Project Overview

A college access and academic enrichment program geared toward underrepresented Latina/o high school students from East Los Angeles.

Identifying the Problem

California is home to the largest number of Latinos in the United States, and they have become the largest ethnic/racial group in California. Despite these numbers, Latinos are less likely to have a college degree than any other group in the state. While two-thirds graduate high school, only one-third complete the requirements making them eligible to directly apply to four-year colleges and universities. A severe lack of opportunity, support, and guidance is jeopardizing the future of those within this underrepresented community, especially undocumented youth.

Javier is intimately familiar with this problem, having grown up in East Los Angeles and attended J.A. Garfield High School (GHS) in East LA, home to predominantly mixed status and multi-generation low-income Mexican families. Although East LA is renowned as a bastion of Mexican and Chicana/o culture, and infamous for gang violence, Javier’s memories are framed by tattered books, run-down buildings, and a 50% graduation rate. As an undergraduate at UCLA, he noticed the disproportionately low number of Latina/o students on campus. The lack of opportunity for people like him became more obvious when he returned to East LA after graduation. At that moment, Javier decided he wanted to help a new generation of GHS students overcome and dismantle the same systemic educational and economic inequalities he faced. He wants to present college as a realistic option for East LA youth while helping them obtain the tools required to transform their lives and their community.

Creating A Solution

In an effort to help bridge the Latina/o higher education attainment gap in California, Javier created CAP @ UCLA. It is a college access and academic enrichment program geared toward students from East LA, specifically J. A. Garfield High School students. The program hoped to provide twelve low-income Latina/o students in the 9th and/or 10th grade with the knowledge and guidance necessary to attend college, but only six students applied. The small number of applicants indicated the program’s failure to attract students who were not already placed on the college track. Nonetheless, the program succeeded in reaching underrepresented students who never considered college a realistic option, and who are now being guided towards that goal.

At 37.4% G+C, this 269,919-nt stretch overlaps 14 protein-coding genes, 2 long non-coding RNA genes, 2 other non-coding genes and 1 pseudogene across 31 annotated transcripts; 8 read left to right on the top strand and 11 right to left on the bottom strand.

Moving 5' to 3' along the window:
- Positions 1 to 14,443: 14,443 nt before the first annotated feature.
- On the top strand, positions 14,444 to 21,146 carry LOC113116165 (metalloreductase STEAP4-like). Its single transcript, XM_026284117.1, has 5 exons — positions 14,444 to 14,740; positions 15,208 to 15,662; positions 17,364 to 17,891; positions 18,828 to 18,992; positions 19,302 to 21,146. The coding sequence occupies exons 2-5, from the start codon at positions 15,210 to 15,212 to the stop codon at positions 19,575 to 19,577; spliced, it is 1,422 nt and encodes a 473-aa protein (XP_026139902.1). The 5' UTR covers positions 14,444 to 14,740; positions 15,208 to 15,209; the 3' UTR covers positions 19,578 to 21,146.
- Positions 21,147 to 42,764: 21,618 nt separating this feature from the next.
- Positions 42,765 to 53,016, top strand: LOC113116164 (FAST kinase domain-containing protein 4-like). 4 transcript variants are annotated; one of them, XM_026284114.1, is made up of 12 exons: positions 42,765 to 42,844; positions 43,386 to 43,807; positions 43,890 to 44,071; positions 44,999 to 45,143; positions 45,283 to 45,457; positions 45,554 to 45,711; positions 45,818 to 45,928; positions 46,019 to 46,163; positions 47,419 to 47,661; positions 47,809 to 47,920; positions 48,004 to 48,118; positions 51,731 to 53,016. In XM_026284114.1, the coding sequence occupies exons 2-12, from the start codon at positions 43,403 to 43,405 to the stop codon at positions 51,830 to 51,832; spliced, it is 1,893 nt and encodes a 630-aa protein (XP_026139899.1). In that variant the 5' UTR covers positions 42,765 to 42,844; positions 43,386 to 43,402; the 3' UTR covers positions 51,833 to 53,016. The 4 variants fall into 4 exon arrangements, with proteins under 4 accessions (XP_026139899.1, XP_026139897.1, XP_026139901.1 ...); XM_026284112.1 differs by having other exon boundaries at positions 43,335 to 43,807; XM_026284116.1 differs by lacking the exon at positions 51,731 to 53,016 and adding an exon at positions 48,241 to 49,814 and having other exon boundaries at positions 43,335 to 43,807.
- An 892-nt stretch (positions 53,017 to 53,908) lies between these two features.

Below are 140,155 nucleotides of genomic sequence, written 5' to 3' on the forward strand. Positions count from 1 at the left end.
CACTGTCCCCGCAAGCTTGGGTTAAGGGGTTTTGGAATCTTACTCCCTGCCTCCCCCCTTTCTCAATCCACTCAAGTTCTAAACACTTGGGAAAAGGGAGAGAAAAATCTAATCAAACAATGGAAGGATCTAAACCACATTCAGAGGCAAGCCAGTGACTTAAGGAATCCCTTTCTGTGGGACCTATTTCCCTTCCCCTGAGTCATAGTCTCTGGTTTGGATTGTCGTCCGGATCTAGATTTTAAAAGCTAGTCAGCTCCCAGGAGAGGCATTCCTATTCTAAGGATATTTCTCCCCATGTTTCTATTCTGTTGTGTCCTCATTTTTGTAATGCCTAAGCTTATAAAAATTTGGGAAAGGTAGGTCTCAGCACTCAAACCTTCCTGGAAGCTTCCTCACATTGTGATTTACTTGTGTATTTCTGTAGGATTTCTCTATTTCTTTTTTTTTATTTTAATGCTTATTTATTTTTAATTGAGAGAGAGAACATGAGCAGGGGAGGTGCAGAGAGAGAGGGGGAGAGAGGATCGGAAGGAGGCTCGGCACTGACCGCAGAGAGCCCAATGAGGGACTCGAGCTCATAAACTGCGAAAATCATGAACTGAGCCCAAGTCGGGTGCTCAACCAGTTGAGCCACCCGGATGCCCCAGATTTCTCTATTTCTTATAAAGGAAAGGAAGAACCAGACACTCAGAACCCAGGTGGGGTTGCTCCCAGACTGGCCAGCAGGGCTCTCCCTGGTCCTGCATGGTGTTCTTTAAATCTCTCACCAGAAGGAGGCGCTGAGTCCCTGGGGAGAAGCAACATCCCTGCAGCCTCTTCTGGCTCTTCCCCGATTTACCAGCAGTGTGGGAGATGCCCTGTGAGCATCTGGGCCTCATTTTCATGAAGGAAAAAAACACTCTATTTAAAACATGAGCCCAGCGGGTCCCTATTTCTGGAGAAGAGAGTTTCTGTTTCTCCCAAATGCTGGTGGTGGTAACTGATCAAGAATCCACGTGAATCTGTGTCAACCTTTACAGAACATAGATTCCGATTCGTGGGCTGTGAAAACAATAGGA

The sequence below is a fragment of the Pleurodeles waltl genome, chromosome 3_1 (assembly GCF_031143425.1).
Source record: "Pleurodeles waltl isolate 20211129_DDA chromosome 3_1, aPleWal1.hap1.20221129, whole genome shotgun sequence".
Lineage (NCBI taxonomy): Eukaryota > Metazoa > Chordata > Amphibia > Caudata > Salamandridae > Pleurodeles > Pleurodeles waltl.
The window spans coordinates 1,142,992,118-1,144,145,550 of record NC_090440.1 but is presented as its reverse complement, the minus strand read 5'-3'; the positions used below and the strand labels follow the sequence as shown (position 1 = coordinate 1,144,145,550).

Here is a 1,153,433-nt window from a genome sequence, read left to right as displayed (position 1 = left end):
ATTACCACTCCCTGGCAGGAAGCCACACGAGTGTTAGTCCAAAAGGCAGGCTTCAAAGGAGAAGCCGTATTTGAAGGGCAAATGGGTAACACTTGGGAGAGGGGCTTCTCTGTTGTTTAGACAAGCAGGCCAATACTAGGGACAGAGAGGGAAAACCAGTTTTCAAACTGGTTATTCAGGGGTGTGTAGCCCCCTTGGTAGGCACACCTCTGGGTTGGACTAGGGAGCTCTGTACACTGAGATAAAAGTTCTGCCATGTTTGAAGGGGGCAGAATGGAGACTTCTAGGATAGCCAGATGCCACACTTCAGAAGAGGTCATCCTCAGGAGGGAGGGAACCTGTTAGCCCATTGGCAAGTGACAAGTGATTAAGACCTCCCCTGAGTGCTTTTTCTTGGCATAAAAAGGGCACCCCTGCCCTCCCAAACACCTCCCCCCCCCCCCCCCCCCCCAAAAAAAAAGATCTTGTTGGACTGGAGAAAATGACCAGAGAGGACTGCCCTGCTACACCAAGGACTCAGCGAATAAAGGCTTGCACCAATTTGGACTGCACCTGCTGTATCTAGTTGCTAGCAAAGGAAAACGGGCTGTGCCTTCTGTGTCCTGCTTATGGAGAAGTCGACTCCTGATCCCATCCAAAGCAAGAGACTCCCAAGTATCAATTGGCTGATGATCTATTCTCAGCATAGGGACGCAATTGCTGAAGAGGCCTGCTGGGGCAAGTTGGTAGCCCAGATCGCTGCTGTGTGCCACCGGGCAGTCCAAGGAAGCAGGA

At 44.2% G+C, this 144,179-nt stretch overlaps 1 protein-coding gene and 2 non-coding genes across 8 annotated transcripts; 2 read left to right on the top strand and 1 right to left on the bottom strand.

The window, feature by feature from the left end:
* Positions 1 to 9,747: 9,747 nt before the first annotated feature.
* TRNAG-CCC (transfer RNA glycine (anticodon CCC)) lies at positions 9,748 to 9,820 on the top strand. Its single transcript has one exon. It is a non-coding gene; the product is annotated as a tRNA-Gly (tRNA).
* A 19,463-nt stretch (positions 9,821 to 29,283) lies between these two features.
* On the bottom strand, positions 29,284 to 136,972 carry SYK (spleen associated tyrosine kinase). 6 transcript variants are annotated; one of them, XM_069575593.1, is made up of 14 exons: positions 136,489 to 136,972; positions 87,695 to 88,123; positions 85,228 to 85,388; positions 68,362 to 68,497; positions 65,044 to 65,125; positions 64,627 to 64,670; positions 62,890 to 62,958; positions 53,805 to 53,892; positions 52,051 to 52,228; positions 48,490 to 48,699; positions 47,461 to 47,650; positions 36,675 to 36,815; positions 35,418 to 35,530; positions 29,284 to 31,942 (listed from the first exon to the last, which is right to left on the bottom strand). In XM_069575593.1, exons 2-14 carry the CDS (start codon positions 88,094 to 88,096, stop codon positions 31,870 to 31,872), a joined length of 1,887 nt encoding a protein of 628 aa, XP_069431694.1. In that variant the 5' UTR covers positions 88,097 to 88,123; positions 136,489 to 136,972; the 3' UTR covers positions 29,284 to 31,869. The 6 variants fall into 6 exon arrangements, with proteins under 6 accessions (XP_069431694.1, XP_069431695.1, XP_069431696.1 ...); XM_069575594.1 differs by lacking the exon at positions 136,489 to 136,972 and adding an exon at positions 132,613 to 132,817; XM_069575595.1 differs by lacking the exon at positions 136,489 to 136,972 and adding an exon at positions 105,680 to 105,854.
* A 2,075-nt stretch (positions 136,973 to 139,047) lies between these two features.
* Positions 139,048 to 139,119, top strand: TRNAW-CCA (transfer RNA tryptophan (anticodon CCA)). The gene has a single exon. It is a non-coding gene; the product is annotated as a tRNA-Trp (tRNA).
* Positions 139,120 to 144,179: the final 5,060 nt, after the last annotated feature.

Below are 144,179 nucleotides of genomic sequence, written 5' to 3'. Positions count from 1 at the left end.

CAP @ UCLA took place on the UCLA campus over the course of four Saturdays in October 2015. Each all-day Saturday event, called a Saturday academy, was organized around a theme relevant to the lives of the participating students. Every Saturday academy began with a lecture by a university professor hoping to educate students about relevant social justice issues and inspire them to take action in their community. For example, Professor Kelly Lytle Hernandez spoke to the students about U.S. immigration history, while Professor Gaye Theresa Johnson spoke about anti-racism coalitions between Mexican Americans and African Americans in Los Angeles. These lectures enabled high school students to experience college-level lectures first hand, and even present the opporunity for a UCLA history graduate student to gain lecture experience.

The lectures were followed by ice-breaker activities, educational activities, and college access workshops. All student participants learned about the following subjects:

  • A-G Requirements
  • Admissions & Financial Aid
  • How to Write Personal Statements
  • How to Find and Apply for Scholarships
  • How to do Research (led by a UCLA librarian)

All student participants attended the following events: 

  • A STEM Career Panel
  • A College Access Alumni Panel
  • A Person of Color (POC) UCLA Campus Tour

Furthermore, these students were matched with mentors (many of whom grew up in East LA, attended J. A. Garfield High School, and graduated from 4-year colleges or universities) during the lunch hour. Their shared struggles and backgrounds allowed students to develop good relationships with their mentors. As the director of CAP @ UCLA, Javier will continue to follow up with these students and their mentors for the duration of their high school careers.